Many students, particularly international students, are rarely told what kind of rent to expect on P.E.I., he said.

“They can come here expecting a $400- to $500-a-month rent for a one-bedroom apartment. I've been told of that leading to situations like six to eight students living together in a single apartment in order to afford a $1,700 a month rent.”

McQuillan said for several years the P.E.I. rental market has had an extremely low vacancy rate.

“Low vacancy means that renters have fewer options, which makes many aspects of renting more difficult, especially for low-income renters and students,” he said.

According to the Canada Mortgage and Housing Corporation, a healthy vacancy rate is somewhere between three and five per cent. In 2018, the vacancy rate on P.E.I. was 0.2 per cent. It was 1.2 per cent in 2019. Last October, it is was 2.6 per cent.

“As a province, then, we are in a better position than we have been for a while, but we are still dealing with a low vacancy rate,” said McQuillan.

“It means that if a tenant receives an eviction notice, they might have trouble finding a new affordable place to live or they might be less likely to exercise their rights because they don’t want to risk losing their housing.”

The Department of Social Development and Housing has put a lot of work into helping tenants over the past couple of years, McQuillan said.

“(They have created) new affordable housing units and funding projects like the Tenant Support Centre,” he said.

“We are happy to see the Island rental market starting to move in the right direction and we look forward to helping that trend continue.”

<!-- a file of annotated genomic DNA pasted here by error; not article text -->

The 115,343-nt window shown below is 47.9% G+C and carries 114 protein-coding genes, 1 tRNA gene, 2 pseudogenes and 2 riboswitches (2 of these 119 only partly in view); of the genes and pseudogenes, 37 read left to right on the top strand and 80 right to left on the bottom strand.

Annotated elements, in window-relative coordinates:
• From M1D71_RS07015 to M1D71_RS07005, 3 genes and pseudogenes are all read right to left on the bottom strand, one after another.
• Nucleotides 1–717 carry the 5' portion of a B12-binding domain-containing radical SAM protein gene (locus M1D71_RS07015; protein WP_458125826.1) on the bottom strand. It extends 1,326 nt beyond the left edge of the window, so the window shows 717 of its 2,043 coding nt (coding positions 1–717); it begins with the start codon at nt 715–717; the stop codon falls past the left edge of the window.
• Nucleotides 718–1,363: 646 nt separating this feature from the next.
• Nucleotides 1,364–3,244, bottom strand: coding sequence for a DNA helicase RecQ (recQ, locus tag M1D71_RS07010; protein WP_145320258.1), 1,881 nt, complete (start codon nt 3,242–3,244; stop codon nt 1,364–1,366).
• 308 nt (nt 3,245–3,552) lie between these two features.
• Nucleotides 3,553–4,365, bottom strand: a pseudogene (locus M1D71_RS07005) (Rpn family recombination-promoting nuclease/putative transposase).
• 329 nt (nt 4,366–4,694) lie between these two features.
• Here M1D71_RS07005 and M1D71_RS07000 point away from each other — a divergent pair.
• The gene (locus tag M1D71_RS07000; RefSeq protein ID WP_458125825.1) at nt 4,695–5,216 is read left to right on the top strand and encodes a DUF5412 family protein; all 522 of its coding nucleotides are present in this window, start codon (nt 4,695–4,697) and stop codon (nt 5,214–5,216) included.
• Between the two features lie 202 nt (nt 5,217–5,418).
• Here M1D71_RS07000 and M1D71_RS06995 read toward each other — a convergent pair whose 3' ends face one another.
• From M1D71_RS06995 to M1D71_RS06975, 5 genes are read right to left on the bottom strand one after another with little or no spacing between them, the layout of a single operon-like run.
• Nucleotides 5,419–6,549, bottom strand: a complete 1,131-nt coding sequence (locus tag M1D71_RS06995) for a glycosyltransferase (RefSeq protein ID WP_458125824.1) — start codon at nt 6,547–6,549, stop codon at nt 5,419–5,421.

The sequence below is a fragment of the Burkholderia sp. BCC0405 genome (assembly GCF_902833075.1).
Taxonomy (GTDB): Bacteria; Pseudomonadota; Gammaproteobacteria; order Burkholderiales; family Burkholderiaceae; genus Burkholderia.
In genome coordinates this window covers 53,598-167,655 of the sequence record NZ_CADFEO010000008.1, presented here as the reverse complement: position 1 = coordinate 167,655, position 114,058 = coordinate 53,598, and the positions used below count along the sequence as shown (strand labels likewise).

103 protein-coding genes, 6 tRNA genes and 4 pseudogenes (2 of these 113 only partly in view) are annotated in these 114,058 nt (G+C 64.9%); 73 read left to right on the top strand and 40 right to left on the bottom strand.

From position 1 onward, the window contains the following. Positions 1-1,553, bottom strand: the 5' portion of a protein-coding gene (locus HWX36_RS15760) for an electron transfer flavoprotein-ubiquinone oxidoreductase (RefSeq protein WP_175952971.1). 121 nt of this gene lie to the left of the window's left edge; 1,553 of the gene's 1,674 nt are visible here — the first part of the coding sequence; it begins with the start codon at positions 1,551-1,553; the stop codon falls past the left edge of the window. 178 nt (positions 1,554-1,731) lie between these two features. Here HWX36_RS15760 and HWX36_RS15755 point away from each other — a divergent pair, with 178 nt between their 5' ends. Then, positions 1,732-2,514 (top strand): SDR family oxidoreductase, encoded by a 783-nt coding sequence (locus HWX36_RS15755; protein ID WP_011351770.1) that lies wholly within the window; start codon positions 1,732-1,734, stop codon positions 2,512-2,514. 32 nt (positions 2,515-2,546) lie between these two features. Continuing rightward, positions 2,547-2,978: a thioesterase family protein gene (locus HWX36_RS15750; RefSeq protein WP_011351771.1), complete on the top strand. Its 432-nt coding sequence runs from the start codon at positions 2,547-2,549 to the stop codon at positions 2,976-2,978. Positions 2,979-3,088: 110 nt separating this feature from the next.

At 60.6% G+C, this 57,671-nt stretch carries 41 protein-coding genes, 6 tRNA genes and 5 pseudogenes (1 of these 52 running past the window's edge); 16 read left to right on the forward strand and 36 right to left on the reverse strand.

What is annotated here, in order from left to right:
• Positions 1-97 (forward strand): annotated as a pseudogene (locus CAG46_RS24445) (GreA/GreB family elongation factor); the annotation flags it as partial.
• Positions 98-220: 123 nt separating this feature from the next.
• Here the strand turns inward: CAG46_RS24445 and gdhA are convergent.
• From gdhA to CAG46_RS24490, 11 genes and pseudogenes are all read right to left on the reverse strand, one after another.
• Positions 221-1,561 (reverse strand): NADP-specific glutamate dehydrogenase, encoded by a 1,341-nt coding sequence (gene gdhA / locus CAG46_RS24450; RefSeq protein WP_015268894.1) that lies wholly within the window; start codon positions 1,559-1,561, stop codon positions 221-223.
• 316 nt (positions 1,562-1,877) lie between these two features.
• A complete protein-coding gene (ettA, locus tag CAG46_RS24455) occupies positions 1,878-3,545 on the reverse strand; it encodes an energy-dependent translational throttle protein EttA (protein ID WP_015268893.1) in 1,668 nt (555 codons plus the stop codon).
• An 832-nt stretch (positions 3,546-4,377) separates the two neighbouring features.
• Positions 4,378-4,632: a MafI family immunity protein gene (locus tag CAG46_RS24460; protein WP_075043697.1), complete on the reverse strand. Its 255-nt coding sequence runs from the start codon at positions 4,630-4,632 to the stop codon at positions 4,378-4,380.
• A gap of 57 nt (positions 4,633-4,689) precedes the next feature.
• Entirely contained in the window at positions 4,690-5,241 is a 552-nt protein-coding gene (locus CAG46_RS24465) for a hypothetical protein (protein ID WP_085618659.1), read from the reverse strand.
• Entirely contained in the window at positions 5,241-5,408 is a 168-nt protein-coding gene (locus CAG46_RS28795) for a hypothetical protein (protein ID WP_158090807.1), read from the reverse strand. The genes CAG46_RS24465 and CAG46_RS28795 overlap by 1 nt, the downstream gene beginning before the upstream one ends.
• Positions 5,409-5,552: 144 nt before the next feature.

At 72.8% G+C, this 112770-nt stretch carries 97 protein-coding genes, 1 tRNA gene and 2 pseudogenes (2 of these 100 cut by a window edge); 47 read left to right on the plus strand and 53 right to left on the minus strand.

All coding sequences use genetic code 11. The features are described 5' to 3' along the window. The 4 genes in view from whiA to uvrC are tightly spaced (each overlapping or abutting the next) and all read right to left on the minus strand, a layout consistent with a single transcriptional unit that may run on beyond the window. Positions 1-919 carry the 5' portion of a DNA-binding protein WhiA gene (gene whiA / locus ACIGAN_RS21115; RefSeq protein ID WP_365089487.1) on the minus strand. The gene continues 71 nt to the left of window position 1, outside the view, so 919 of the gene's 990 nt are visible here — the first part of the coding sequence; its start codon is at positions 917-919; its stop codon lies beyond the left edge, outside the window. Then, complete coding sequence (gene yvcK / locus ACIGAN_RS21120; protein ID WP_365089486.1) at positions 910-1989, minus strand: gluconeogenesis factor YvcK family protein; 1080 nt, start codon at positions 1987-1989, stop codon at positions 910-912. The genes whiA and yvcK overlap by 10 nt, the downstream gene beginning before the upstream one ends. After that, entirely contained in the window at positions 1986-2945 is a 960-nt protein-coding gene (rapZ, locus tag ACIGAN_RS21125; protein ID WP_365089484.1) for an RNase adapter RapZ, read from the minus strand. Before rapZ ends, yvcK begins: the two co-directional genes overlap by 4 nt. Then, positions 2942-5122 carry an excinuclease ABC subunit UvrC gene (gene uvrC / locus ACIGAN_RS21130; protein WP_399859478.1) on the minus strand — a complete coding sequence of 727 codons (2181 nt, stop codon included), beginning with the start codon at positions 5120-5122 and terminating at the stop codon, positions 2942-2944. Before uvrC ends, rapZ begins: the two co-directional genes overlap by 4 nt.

Addressing issues

Kelly said to get housing issues addressed, tenants should organize and work towards solving their shared issues related to housing in their community.

“Sometimes, reporting violations to Island Regulatory and Appeals Commission or the Human Rights Commission can work, but the burden of proof falls on tenants, many of whom may not even realize when a landlord is violating their rights,” he said.

“On top of that, the power dynamic between tenant and landlord almost always tilts in favour of the landlord, even in supposedly neutral spaces like hearings and courts.

“Organizing is the only way to balance things out.”

More sessions

McQuillan, who began his role as tenant support worker with the Community Legal Information in October, said the recent workshop with the Holland College student union was the first one delivered to students.

Since he started, he has delivered four similar presentations with different groups, including HCSU, P.E.I. Association for Newcomers to Canada, EXIT Realty P.E.I., and P.E.I. Fight for Affordable Housing. In March, he is planning to do a workshop with the Native Council of P.E.I.

He and Cabrera have discussed offering more workshops in collaboration with the HCSU in the near future but haven't set any dates yet.